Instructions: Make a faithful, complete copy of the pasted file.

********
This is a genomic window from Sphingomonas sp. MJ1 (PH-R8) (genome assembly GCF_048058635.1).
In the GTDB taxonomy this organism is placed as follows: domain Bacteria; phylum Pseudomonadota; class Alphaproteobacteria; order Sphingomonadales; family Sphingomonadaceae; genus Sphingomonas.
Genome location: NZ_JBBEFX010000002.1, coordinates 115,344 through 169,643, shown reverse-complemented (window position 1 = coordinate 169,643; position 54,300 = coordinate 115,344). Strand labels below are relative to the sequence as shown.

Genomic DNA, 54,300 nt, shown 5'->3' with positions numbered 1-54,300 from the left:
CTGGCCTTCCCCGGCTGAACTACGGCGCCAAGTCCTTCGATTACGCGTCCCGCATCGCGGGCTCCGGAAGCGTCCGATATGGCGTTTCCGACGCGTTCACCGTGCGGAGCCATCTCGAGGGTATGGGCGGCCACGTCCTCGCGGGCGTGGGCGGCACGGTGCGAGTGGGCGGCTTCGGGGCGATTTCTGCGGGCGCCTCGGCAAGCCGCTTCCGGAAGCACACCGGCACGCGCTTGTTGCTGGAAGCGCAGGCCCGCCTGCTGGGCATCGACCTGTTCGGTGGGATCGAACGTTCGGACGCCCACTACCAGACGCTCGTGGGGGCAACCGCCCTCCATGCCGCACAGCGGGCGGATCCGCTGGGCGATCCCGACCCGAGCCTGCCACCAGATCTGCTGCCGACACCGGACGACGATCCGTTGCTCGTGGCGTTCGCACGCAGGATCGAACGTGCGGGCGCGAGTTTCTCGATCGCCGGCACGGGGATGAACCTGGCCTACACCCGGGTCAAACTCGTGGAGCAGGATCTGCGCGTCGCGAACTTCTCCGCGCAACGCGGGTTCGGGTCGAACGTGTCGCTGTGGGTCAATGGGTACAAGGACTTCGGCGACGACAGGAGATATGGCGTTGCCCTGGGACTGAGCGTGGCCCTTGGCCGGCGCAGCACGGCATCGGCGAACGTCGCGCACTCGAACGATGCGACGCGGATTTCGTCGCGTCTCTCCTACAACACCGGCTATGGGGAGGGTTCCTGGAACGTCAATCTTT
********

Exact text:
This is a genomic window from Sphingomonas sp. MJ1 (PH-R8) (genome assembly GCF_048058635.1).
In the GTDB taxonomy this organism is placed as follows: domain Bacteria; phylum Pseudomonadota; class Alphaproteobacteria; order Sphingomonadales; family Sphingomonadaceae; genus Sphingomonas.
Genome location: NZ_JBBEFX010000002.1, coordinates 115,344 through 169,643, shown reverse-complemented (window position 1 = coordinate 169,643; position 54,300 = coordinate 115,344). Strand labels below are relative to the sequence as shown.

Genomic DNA, 54,300 nt, shown 5'->3' with positions numbered 1-54,300 from the left:
CTGGCCTTCCCCGGCTGAACTACGGCGCCAAGTCCTTCGATTACGCGTCCCGCATCGCGGGCTCCGGAAGCGTCCGATATGGCGTTTCCGACGCGTTCACCGTGCGGAGCCATCTCGAGGGTATGGGCGGCCACGTCCTCGCGGGCGTGGGCGGCACGGTGCGAGTGGGCGGCTTCGGGGCGATTTCTGCGGGCGCCTCGGCAAGCCGCTTCCGGAAGCACACCGGCACGCGCTTGTTGCTGGAAGCGCAGGCCCGCCTGCTGGGCATCGACCTGTTCGGTGGGATCGAACGTTCGGACGCCCACTACCAGACGCTCGTGGGGGCAACCGCCCTCCATGCCGCACAGCGGGCGGATCCGCTGGGCGATCCCGACCCGAGCCTGCCACCAGATCTGCTGCCGACACCGGACGACGATCCGTTGCTCGTGGCGTTCGCACGCAGGATCGAACGTGCGGGCGCGAGTTTCTCGATCGCCGGCACGGGGATGAACCTGGCCTACACCCGGGTCAAACTCGTGGAGCAGGATCTGCGCGTCGCGAACTTCTCCGCGCAACGCGGGTTCGGGTCGAACGTGTCGCTGTGGGTCAATGGGTACAAGGACTTCGGCGACGACAGGAGATATGGCGTTGCCCTGGGACTGAGCGTGGCCCTTGGCCGGCGCAGCACGGCATCGGCGAACGTCGCGCACTCGAACGATGCGACGCGGATTTCGTCGCGTCTCTCCTACAACACCGGCTATGGGGAGGGTTCCTGGAACGTCAATCTTT